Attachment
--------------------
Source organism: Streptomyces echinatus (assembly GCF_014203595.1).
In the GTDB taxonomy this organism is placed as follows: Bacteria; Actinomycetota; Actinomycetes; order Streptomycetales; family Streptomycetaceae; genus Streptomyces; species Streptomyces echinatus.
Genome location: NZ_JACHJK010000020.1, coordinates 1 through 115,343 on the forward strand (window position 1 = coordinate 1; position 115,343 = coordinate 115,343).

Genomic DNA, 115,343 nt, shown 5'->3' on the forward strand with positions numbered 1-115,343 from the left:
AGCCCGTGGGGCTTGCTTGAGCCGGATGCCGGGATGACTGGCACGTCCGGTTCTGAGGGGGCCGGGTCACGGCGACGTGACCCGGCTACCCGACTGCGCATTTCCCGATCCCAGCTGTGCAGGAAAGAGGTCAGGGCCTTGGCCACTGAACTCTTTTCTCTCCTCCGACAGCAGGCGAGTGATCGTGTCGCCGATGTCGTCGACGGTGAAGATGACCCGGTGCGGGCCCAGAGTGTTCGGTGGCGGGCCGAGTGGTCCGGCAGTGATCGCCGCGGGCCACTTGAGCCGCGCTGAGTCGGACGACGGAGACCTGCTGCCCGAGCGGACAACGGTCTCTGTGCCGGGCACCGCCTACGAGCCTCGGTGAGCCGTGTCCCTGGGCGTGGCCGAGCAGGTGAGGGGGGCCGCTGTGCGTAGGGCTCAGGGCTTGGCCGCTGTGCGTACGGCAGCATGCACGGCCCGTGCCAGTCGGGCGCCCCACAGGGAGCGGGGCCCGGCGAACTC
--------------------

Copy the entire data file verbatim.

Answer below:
Source organism: Streptomyces echinatus (assembly GCF_014203595.1).
In the GTDB taxonomy this organism is placed as follows: Bacteria; Actinomycetota; Actinomycetes; order Streptomycetales; family Streptomycetaceae; genus Streptomyces; species Streptomyces echinatus.
Genome location: NZ_JACHJK010000020.1, coordinates 1 through 115,343 on the forward strand (window position 1 = coordinate 1; position 115,343 = coordinate 115,343).

Genomic DNA, 115,343 nt, shown 5'->3' on the forward strand with positions numbered 1-115,343 from the left:
AGCCCGTGGGGCTTGCTTGAGCCGGATGCCGGGATGACTGGCACGTCCGGTTCTGAGGGGGCCGGGTCACGGCGACGTGACCCGGCTACCCGACTGCGCATTTCCCGATCCCAGCTGTGCAGGAAAGAGGTCAGGGCCTTGGCCACTGAACTCTTTTCTCTCCTCCGACAGCAGGCGAGTGATCGTGTCGCCGATGTCGTCGACGGTGAAGATGACCCGGTGCGGGCCCAGAGTGTTCGGTGGCGGGCCGAGTGGTCCGGCAGTGATCGCCGCGGGCCACTTGAGCCGCGCTGAGTCGGACGACGGAGACCTGCTGCCCGAGCGGACAACGGTCTCTGTGCCGGGCACCGCCTACGAGCCTCGGTGAGCCGTGTCCCTGGGCGTGGCCGAGCAGGTGAGGGGGGCCGCTGTGCGTAGGGCTCAGGGCTTGGCCGCTGTGCGTACGGCAGCATGCACGGCCCGTGCCAGTCGGGCGCCCCACAGGGAGCGGGGCCCGGCGAACTC